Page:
We disagree with the defendant that the prior inconsistent statement exception applies only to evidence which actually contradicts a statement made by the defendant, and reiterate that the statement need only be inconsistent. In light of this standard, we find that the trial court did not abuse its discretion in finding that the handwritten notes were inconsistent with the defendant's testimony. The record reveals that the defendant testified three separate times that she and the victim had never "broken up." Her handwritten notes, on the other hand, appear to indicate the contrary. At one point, the defendant wrote, "...everybody should be happy now...this is what they had been working for, to break us up." Because the language of the notes seem to indicate that the defendant and the victim had "broken up" at some point, contrary to the defendant's clear testimony, we find that the trial court did not abuse its discretion in allowing the admission of these notes for impeachment purposes.
Next, the defendant asserts that the trial court erred in failing to allow her the
right of allocution at sentencing.
We agree with the defendant that Rule 32(a)(1) of the W.Va. Rules of Criminal Procedure requires the court to allow the defendant and her counsel the opportunity to speak on her behalf before the sentence is imposed.(11) However, the record clearly shows that the trial court did permit the defendant to speak prior to sentencing. Page five of the October 4, 1995 Sentencing Hearing transcript contains the following:
The Court: Mr. Koontz, does defense counsel have anything to say?
Mr. Koontz: The defendant has a few words she'd like to say on her own behalf, your Honor.
The Court: Ms. Browning?
Defendant: Judge O'Briant, I got caught in the cross-fire of domestic abuse. Until the court understands abuse, there's not going to be any- thing done about it. I was only trying to help. He asked me to help him. I tried. I'm sorry he's gone, too, because I love him, too.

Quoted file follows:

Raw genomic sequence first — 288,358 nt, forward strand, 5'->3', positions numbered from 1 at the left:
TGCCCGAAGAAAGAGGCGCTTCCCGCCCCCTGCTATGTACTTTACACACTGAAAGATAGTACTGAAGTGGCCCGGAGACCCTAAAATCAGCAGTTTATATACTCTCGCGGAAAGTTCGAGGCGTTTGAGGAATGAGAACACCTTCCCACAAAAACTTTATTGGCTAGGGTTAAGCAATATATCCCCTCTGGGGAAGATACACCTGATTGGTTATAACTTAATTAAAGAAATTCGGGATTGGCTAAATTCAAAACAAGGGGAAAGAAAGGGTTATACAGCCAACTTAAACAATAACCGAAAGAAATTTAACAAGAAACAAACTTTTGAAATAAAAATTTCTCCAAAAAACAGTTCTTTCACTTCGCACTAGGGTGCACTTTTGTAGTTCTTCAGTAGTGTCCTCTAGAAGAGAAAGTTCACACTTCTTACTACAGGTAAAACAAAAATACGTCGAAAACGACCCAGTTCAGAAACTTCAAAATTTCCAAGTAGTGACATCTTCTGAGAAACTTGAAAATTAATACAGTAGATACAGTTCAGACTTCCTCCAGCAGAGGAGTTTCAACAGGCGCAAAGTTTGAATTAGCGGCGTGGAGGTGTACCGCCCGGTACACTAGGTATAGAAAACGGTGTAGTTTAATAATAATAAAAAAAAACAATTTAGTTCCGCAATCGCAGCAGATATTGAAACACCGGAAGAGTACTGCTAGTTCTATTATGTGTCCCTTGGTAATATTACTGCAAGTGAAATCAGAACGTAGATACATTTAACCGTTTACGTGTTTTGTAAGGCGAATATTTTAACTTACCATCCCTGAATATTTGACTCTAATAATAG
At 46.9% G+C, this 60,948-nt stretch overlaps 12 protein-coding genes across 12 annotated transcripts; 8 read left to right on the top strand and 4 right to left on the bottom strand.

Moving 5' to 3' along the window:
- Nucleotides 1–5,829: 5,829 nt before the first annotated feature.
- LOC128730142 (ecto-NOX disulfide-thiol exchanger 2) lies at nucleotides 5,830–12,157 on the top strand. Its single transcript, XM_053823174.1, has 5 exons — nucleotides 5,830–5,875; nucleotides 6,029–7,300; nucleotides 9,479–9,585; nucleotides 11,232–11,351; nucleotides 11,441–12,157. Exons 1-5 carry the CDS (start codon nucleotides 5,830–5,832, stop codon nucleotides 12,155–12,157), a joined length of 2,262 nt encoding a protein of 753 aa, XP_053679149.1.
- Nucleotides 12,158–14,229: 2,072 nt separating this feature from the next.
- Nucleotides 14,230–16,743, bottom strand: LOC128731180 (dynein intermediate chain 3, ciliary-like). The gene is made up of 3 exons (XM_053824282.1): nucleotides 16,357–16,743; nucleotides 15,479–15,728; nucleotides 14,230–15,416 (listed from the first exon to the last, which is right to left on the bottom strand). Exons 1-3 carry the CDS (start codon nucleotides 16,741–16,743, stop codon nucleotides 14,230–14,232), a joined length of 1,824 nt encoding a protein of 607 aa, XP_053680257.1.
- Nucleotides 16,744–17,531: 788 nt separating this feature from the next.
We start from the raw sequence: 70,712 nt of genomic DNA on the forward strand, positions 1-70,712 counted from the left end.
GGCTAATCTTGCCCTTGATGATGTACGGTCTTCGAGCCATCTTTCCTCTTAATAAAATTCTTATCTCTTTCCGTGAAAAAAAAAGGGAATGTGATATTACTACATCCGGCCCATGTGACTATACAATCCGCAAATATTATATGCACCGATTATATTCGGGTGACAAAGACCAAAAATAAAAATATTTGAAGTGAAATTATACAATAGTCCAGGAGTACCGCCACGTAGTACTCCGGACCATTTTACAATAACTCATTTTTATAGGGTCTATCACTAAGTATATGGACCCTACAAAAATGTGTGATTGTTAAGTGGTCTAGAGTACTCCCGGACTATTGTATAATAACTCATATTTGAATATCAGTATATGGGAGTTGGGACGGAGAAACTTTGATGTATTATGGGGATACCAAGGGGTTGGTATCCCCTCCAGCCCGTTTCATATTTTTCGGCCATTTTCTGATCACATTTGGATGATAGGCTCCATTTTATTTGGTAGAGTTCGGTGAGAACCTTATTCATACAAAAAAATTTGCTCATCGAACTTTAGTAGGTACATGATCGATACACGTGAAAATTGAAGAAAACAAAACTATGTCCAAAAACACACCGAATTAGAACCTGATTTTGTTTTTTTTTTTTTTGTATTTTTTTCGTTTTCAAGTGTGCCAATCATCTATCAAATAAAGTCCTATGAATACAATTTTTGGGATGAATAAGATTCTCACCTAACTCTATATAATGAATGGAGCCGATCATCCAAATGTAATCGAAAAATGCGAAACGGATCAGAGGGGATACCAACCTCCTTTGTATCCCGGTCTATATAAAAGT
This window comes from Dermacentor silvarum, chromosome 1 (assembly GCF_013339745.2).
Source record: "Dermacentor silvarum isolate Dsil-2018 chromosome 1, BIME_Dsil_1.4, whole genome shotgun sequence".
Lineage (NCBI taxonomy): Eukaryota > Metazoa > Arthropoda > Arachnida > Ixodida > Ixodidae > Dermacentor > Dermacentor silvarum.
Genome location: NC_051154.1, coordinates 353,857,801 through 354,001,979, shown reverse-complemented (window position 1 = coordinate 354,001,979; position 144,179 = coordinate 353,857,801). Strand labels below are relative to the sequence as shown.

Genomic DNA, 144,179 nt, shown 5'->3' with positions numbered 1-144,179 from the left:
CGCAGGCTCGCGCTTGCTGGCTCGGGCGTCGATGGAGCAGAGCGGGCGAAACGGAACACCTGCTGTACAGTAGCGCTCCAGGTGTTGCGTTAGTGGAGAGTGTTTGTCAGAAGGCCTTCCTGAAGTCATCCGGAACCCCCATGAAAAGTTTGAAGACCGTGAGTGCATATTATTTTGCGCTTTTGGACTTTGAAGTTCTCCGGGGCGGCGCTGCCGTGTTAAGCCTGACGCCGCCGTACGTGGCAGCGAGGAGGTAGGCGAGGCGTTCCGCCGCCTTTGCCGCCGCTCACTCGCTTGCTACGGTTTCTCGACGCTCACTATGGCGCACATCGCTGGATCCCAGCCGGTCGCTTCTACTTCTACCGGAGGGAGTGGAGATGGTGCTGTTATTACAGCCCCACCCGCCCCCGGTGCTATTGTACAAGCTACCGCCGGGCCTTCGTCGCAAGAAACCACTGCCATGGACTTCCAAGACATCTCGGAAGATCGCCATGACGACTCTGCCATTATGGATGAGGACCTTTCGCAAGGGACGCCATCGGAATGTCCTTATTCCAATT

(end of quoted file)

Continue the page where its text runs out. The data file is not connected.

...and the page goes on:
Therefore, we find that the defendant did receive the right of allocution prior to sentencing.
Finally, the defendant asserts that the accumulation of errors at trial requires
a retrial. "Where the record of a criminal trial shows that the cumulative effect of numerous
errors committed during the trial prevented the defendant from receiving a fair trial, his
conviction should be set aside, even though any one of such errors standing alone would be
harmless error." Syllabus Point 5, State v. Walker, 156 W.Va. 385, 425 S.E.2d 616 (1992).
However, because we find no "harmless errors" here, the cumulative error doctrine is
For the foregoing reasons, the judgment of the Circuit Court of Logan county is affirmed.
1. The defendant's brief does not address her conviction of shooting in a public street.
2. The instruction in State v. Miller stated:
The Court instructs the jury that in a prosecution for murder, if the State proves beyond a reasonable doubt that the defendant, without lawful justification, excuse or provocation, fired a deadly weapon in the direction where a person was located then from such circumstances it may be inferred that the defendant acted with malice and the intent to kill.
3. W.Va. Rule of Evidence 401 states:
'Relevant evidence' means evidence having any tendency to make the
existence of any fact that is of consequence to the determination of the action